Wednesday, June 6, 2007

Problems with Test Preparations

As is generally known, I recently completed an undergraduate degree, one that is a pathway to certification to teach English (or English Language Arts, as it's sometimes called), in grades 7-12 in New York State. There are a lot of requirements one must satisfy if one goes the route I am going through, including three tests, two of which I've already passed. The last one I need to take - and indeed, the last obstacle I need to overcome in order to apply for and receive my initial certificate (which would be good only for three or five years) is the Content Specialty Test, which I'm scheduled to take this Saturday. As the title of this test implies, there are many different versions based on the specific subject in which one wishes to become certified - Chemistry, Italian, Math, etc. In my case, I am scheduled to take the English CST. They're all meant to measure one's basic knowledge of subject matter. I'm not too worried about it; I can do well on any grammar question, and on the essay section; in regards to the questions about literature, I'll either know it or I won't, based on the classes I've taken and my background.

Nevertheless, in an attempt to at least become familiar with the format of the exam, and become familiar with the type of question answered, for Christmas I asked for and received this book from XAM Online. Alas, the review that is on could have helped, because the book is horrible.

And it's horrible not because of the questions it poses - although it should be noted that the book does state that it has not been endorsed by NYSTCE (the folks who actually put out the exam); that it has nothing to do with the exams given; nor does it use previous exams as sample tests (which is standard) - but because there are typos on nearly every page in the sample test. Sometimes there are two or three. And they're really stupid typos that make me thing that they didn't even run the spell checker and/or hire an editor, like spelling errors.

My favorite is in the answer section; the answer is given, but although for every single other answer you are told the rationale, what is in the book is this: "The answer is A. (Self explainatory.)" This was not a cheap book; it was nearly $60. And no, it wasn't my money, but if their typography isn't right, I can't quite trust the content either - despite their lack of affiliation. If I were more scientifically minded, though, I would buy one of their science test prep. books and go through it to see if their alleged preparation would lead to any inadvertent new-fangled science. Instead, I wrote them a letter:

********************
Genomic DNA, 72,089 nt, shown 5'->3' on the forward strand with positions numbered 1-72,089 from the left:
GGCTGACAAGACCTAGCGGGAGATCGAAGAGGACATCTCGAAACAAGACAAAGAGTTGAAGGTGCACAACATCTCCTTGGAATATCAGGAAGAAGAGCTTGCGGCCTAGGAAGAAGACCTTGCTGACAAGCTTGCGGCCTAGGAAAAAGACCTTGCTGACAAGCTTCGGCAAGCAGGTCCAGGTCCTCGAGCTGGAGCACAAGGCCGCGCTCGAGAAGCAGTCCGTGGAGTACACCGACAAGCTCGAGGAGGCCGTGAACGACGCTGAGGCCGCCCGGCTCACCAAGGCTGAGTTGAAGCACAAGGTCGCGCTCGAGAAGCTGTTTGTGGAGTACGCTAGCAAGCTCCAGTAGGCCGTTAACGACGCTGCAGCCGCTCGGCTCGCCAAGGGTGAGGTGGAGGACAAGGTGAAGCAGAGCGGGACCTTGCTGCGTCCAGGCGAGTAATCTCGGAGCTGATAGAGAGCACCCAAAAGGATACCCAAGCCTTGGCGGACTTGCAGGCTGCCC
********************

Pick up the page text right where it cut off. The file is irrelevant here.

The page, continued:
To Whom It May Concern:

I write to you today because of my concerns with the book I purchased a few months ago, such that I could prepare myself for New York State’s CST exam. The specific book I purchased was CST English 003, ISBN 978-1-58197-851-3.

I am primarily troubled with the number of typographical errors I have encountered while trying to prepare for this test. As the edition I own was published in 2007, I was surprised that I found errors on nearly every page – at least within the sections that contained sample questions (which was the part I reviewed prior to my taking the CST). An incomplete list of typographical errors I encountered include:
•    An alignment issue on page 217, question 27, letter B
•    A period at the beginning of phrases  (example: in the answer section, page unknown, number 62, letter C)
•    Some phrases within the explanatory answer section were capitalized at the beginning of the line, while others were not capitalized (this was commonly found; one example is question 61 in the answer section)
•    Periods at the end of some phrases, and not in others (this was common) – occasionally some phrases ended with periods and other phrases did not, both within the same question

I also found a few instances of confusing or just unacceptable phraseology, as demonstrated in the explanation to the answer of number 42; the correct answer, being A, was explained merely as “self-explanatory.” Given that all other answers had some form of explanation, I fail to understand why that specific answer should be self-explanatory.

These are relatively minor infractions, of course, but I am concerned about the professionalism of sending such a text to print, especially in a test meant for pre-service English teachers. I can only hope that other editions were more carefully proofread. I bring these errors to your attention, though, because unfortunately such typographical errors reflect poorly on an otherwise potentially fine company that wishes to help prepare future educators.

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